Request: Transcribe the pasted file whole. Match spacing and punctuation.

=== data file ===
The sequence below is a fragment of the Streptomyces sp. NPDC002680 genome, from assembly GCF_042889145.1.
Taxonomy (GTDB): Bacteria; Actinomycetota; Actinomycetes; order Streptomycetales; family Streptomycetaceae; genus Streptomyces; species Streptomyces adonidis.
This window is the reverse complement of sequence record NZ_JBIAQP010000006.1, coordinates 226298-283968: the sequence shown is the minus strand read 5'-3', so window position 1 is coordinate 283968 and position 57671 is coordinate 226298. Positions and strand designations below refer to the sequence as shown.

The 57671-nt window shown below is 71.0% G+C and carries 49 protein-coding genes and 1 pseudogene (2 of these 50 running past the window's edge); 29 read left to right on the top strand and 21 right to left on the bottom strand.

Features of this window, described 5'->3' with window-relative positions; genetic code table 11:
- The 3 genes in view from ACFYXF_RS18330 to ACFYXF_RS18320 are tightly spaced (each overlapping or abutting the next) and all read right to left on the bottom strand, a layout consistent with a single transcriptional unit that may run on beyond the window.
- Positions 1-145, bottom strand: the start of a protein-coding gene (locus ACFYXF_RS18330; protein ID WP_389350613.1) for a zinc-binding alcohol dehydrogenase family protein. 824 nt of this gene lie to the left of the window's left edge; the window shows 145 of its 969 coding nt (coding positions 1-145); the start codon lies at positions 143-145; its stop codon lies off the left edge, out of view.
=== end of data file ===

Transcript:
The sequence below is a fragment of the Streptomyces sp. NPDC002680 genome, from assembly GCF_042889145.1.
Taxonomy (GTDB): Bacteria; Actinomycetota; Actinomycetes; order Streptomycetales; family Streptomycetaceae; genus Streptomyces; species Streptomyces adonidis.
This window is the reverse complement of sequence record NZ_JBIAQP010000006.1, coordinates 226298-283968: the sequence shown is the minus strand read 5'-3', so window position 1 is coordinate 283968 and position 57671 is coordinate 226298. Positions and strand designations below refer to the sequence as shown.

The 57671-nt window shown below is 71.0% G+C and carries 49 protein-coding genes and 1 pseudogene (2 of these 50 running past the window's edge); 29 read left to right on the top strand and 21 right to left on the bottom strand.

Features of this window, described 5'->3' with window-relative positions; genetic code table 11:
- The 3 genes in view from ACFYXF_RS18330 to ACFYXF_RS18320 are tightly spaced (each overlapping or abutting the next) and all read right to left on the bottom strand, a layout consistent with a single transcriptional unit that may run on beyond the window.
- Positions 1-145, bottom strand: the start of a protein-coding gene (locus ACFYXF_RS18330; protein ID WP_389350613.1) for a zinc-binding alcohol dehydrogenase family protein. 824 nt of this gene lie to the left of the window's left edge; the window shows 145 of its 969 coding nt (coding positions 1-145); the start codon lies at positions 143-145; its stop codon lies off the left edge, out of view.